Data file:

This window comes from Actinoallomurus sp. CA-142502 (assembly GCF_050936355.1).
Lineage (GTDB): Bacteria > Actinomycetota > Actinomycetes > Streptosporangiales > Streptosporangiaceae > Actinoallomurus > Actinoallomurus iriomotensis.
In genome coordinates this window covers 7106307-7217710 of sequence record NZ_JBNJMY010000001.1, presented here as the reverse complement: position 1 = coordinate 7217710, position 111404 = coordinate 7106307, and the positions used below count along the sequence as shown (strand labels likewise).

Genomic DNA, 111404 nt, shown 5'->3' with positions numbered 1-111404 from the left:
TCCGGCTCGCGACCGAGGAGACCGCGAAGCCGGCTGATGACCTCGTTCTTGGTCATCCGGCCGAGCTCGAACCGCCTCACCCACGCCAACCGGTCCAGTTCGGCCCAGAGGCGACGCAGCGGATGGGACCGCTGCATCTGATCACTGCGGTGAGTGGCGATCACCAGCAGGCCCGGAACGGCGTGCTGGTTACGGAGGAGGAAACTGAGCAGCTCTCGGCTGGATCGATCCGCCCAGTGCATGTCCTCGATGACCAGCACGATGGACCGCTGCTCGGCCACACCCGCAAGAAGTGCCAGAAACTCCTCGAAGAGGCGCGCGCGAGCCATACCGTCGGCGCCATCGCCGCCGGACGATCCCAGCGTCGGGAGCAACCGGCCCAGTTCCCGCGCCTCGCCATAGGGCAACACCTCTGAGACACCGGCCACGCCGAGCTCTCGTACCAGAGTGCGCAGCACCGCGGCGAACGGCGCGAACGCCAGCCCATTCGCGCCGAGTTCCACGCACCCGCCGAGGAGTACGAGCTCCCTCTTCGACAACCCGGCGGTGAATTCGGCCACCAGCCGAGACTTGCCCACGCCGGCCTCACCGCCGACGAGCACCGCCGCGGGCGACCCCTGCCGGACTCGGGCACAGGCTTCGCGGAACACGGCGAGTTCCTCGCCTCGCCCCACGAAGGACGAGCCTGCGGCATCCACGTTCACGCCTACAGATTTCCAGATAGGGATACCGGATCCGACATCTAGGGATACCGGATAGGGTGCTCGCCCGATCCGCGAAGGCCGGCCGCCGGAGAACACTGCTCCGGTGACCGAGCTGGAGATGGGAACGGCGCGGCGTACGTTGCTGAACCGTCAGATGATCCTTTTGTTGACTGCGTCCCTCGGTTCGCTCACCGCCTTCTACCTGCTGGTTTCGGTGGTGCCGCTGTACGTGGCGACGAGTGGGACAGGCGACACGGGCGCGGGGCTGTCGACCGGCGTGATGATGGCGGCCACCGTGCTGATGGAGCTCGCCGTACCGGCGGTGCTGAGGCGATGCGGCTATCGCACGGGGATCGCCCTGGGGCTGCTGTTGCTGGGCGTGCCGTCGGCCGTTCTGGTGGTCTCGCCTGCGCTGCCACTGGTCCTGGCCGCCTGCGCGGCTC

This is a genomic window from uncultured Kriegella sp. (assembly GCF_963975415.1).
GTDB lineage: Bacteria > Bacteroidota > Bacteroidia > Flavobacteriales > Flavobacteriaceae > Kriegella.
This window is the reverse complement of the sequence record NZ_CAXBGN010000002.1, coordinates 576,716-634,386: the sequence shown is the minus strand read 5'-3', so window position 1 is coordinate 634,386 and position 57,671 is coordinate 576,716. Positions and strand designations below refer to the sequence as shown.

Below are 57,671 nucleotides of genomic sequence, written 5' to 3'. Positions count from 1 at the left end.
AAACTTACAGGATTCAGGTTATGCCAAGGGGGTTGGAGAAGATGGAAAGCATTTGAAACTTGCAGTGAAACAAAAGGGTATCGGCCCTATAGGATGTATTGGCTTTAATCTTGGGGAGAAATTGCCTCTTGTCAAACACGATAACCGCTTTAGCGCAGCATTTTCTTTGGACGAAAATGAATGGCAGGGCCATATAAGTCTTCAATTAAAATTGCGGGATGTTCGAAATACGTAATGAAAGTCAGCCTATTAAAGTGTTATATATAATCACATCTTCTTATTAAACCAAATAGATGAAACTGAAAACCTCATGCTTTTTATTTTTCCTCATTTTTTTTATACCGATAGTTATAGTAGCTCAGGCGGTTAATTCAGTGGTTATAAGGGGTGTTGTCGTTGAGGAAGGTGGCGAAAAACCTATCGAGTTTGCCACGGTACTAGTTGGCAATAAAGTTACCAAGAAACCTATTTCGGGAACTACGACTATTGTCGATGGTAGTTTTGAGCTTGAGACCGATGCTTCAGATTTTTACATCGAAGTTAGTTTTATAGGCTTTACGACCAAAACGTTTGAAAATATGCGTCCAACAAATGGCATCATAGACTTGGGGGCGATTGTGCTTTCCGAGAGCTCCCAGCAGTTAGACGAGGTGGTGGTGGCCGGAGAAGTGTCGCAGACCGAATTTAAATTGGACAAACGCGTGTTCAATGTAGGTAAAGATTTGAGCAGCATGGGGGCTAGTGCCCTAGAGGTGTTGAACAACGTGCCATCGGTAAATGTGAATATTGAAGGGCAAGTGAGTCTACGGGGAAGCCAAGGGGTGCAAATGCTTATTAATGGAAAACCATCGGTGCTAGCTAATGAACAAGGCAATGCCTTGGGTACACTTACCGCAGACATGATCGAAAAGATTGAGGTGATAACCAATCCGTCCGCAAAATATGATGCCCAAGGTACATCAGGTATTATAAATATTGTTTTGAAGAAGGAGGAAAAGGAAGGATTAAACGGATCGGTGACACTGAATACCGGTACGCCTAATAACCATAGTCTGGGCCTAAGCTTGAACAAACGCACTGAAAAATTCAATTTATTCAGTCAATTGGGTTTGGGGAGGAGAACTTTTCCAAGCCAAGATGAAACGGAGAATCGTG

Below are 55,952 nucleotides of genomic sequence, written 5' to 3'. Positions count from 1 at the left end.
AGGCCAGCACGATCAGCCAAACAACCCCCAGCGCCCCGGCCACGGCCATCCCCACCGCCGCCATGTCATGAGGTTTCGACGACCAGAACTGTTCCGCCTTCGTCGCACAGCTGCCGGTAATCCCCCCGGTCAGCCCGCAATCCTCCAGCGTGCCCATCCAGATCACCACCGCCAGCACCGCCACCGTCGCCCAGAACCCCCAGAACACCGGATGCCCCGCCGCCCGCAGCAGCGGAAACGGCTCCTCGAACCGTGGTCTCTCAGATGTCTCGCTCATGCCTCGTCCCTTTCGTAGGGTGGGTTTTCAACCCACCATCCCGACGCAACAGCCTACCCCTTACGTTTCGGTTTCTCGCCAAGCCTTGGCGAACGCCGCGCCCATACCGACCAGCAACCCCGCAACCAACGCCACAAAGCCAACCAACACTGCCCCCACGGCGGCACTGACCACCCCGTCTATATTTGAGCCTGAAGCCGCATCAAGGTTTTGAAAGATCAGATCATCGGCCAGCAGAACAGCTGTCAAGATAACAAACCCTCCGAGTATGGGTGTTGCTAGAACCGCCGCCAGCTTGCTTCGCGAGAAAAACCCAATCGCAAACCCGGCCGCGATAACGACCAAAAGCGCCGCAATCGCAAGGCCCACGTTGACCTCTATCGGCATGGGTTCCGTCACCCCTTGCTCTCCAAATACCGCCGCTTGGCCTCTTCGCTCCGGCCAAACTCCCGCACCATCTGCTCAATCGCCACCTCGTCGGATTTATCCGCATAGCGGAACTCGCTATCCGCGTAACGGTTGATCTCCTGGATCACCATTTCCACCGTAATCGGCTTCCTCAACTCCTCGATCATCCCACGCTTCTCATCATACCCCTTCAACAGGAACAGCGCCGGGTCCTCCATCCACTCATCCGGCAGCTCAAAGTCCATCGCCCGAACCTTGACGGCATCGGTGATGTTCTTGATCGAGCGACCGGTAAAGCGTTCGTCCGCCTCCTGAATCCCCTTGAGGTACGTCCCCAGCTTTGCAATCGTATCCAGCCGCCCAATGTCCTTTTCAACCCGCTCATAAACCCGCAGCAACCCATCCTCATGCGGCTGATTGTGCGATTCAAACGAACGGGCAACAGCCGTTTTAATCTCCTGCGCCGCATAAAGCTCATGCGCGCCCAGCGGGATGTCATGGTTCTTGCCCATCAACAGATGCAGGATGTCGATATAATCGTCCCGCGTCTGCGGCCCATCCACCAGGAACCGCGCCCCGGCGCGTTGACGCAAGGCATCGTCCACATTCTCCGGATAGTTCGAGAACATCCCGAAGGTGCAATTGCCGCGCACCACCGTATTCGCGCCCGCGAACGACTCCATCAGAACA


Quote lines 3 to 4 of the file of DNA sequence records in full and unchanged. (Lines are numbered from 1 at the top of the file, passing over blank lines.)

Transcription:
In genome coordinates this window covers 7106307-7217710 of sequence record NZ_JBNJMY010000001.1, presented here as the reverse complement: position 1 = coordinate 7217710, position 111404 = coordinate 7106307, and the positions used below count along the sequence as shown (strand labels likewise).

Genomic DNA, 111404 nt, shown 5'->3' with positions numbered 1-111404 from the left: